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Winners are Different

The design of decision making processes is often what differentiates the winners from the losers. So how good are the inputs to decision making at your organisation – is your process delivering successful outcomes?

We are biased towards relying on conventional approaches to research and data analysis to inform our decision making, all the more so as increasing amounts of data becomes more readily available and easier to analyse. The ability to be ‘rational’ and ‘logical’ are highly valued and considered key to getting organisational buy in to new initiatives. For example, a proposed new marketing initiative which cannot be supported by fact based research will likely not achieve the internal approval to proceed. However, there are some serious potential problems with relying solely on this approach:

  1. By definition data is historic. There is no guarantee that analysis of historic trends, even if data is ‘up to date’, will reflect future conditions.
  2. The aggregation of data and averaging affects can hide important insights. For example, there may be no ‘average’ customer. Your ideal target customer may be an outlier.
  3. Social context is key to data interpretation but this varies a lot and cannot be easily captured in a reliable systematic way.
  4. There is an implicit risk averseness in conventional data analysis. If there are issues with certain data availability and reliability it tends to be ignored.
  5. The complexity of the real world is not easily captured by data analysis. However, it can be tempting to accept easy answers which deliver what turn out to be false conclusions, based on and an overly simplistic analysis of a situation.
  6. The most efficient is favoured over the most effective because it is easier to measure. Quantitative factors have greater weight simply because they can be measured not because they are more important. For example, the popular trend towards moving call centres overseas often led to a disastrous reduction in the customer experience – ignored in decision making process because it could not be quantified. Social media advertising is more cost effective but does it always work better than conventional approaches?
  7. Even minor incorrect assumptions in calculations can dramatically affect the final conclusions.
  8. If your competitors are using the same source data and analytical approach they will come to the same conclusions. This will make differentiation more difficult to achieve and competition on price more likely.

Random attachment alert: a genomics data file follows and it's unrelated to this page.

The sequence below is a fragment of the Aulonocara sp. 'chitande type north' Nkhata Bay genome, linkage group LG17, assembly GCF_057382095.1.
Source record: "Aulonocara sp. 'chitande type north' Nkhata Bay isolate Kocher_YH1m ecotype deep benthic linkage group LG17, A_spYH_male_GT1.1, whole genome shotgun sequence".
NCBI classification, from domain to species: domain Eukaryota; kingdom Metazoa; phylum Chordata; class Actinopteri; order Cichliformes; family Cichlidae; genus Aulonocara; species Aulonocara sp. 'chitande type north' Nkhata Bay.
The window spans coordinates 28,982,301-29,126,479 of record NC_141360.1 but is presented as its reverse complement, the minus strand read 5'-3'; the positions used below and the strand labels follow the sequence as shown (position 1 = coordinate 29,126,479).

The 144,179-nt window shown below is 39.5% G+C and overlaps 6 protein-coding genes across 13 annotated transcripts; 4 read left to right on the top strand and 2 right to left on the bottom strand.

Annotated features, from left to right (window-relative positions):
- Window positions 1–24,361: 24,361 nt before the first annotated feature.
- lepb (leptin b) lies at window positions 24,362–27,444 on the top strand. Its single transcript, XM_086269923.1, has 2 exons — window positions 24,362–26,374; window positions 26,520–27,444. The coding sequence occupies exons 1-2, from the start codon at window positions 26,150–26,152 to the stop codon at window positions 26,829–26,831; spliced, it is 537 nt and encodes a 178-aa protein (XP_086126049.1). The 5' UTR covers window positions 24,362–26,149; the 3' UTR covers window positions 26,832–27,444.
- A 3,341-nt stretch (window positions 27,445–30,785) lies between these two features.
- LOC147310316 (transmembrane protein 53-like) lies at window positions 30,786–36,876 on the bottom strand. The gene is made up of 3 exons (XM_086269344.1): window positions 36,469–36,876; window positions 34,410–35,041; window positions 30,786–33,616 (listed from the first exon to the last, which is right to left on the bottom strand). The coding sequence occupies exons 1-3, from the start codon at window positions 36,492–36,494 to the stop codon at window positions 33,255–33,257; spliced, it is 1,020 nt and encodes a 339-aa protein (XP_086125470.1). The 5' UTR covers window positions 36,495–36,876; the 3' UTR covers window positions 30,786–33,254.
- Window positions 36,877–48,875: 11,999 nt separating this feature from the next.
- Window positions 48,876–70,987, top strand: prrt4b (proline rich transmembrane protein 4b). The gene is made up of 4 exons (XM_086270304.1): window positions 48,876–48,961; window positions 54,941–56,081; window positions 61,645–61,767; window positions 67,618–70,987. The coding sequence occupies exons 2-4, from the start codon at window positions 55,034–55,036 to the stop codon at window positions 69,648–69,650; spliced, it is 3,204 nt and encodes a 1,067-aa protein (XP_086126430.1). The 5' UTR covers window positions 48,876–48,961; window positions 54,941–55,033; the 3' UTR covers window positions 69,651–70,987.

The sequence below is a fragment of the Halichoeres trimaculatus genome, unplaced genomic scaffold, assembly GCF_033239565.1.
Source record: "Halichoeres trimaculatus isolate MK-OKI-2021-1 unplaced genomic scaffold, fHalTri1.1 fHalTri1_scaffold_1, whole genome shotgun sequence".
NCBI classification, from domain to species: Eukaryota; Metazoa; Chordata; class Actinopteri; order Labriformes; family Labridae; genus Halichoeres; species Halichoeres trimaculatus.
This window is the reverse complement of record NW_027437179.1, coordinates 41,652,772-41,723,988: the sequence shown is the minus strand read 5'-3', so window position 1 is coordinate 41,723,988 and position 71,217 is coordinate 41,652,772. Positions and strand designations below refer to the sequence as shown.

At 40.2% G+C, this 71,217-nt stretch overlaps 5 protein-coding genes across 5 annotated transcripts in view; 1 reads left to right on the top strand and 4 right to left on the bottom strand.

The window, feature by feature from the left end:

9. Market research is notoriously unreliable. People don’t always say what they think or do what they say. For example, the only reliable poll in an election is the exit poll – we can only rely on ‘revealed preferences’ ie what people actually do.

So what might you change to improve the chances of making the correct calls in your organisation decision making going forward ?

Some suggestions :

  • Be less risk averse – try out novel approaches and ideas. Be open minded and be prepared to consider the counter intuitive. Create a culture which values creativity and embraces a ‘trial and error’ approach, within limits. Why something works may not be clear initially but the fact that it does work is what is important. The more we try out new ideas the greater our chances of stumbling on a winner.
  • Value ‘purely anecdotal’ inputs, after all these come from the real world.
  • Embed the exploration and consideration of behavioural and motivational aspects in decision making processes. We are social and emotional animals – it would be a mistake to assume that we make decisions based on a ‘rational analysis of the facts’. Remember that a decision which appears to be ‘irrational’ can still be the correct decision if wider considerations are taken into account.
  • Hire for diversity – take chances on people who do not ‘fit the mould’

Winners are different. A quick look at the great corporate success stories of the last twenty years will show that very few followed the conventional norms of the day, and that many success stories came about more by accident than design.

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